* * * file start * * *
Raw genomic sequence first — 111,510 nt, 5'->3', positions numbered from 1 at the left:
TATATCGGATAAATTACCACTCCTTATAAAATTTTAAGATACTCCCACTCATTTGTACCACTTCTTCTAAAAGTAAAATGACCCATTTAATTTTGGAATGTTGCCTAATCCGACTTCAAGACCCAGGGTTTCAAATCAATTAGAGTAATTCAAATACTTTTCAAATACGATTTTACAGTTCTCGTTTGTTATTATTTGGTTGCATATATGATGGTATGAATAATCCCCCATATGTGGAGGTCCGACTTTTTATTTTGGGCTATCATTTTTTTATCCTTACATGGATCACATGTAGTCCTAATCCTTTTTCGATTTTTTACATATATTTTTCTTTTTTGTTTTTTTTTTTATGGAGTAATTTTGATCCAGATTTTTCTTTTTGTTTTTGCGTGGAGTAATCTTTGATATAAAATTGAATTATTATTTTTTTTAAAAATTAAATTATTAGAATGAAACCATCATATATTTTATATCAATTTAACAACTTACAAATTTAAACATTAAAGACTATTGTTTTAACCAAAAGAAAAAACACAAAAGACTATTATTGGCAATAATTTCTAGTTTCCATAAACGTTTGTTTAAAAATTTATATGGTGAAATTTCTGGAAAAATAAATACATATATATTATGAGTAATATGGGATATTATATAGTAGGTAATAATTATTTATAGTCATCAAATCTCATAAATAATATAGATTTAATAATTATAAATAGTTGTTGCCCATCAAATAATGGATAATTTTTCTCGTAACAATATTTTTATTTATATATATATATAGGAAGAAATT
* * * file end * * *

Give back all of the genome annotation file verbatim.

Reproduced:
Raw genomic sequence first — 111,510 nt, 5'->3', positions numbered from 1 at the left:
TATATCGGATAAATTACCACTCCTTATAAAATTTTAAGATACTCCCACTCATTTGTACCACTTCTTCTAAAAGTAAAATGACCCATTTAATTTTGGAATGTTGCCTAATCCGACTTCAAGACCCAGGGTTTCAAATCAATTAGAGTAATTCAAATACTTTTCAAATACGATTTTACAGTTCTCGTTTGTTATTATTTGGTTGCATATATGATGGTATGAATAATCCCCCATATGTGGAGGTCCGACTTTTTATTTTGGGCTATCATTTTTTTATCCTTACATGGATCACATGTAGTCCTAATCCTTTTTCGATTTTTTACATATATTTTTCTTTTTTGTTTTTTTTTTTATGGAGTAATTTTGATCCAGATTTTTCTTTTTGTTTTTGCGTGGAGTAATCTTTGATATAAAATTGAATTATTATTTTTTTTAAAAATTAAATTATTAGAATGAAACCATCATATATTTTATATCAATTTAACAACTTACAAATTTAAACATTAAAGACTATTGTTTTAACCAAAAGAAAAAACACAAAAGACTATTATTGGCAATAATTTCTAGTTTCCATAAACGTTTGTTTAAAAATTTATATGGTGAAATTTCTGGAAAAATAAATACATATATATTATGAGTAATATGGGATATTATATAGTAGGTAATAATTATTTATAGTCATCAAATCTCATAAATAATATAGATTTAATAATTATAAATAGTTGTTGCCCATCAAATAATGGATAATTTTTCTCGTAACAATATTTTTATTTATATATATATATAGGAAGAAATT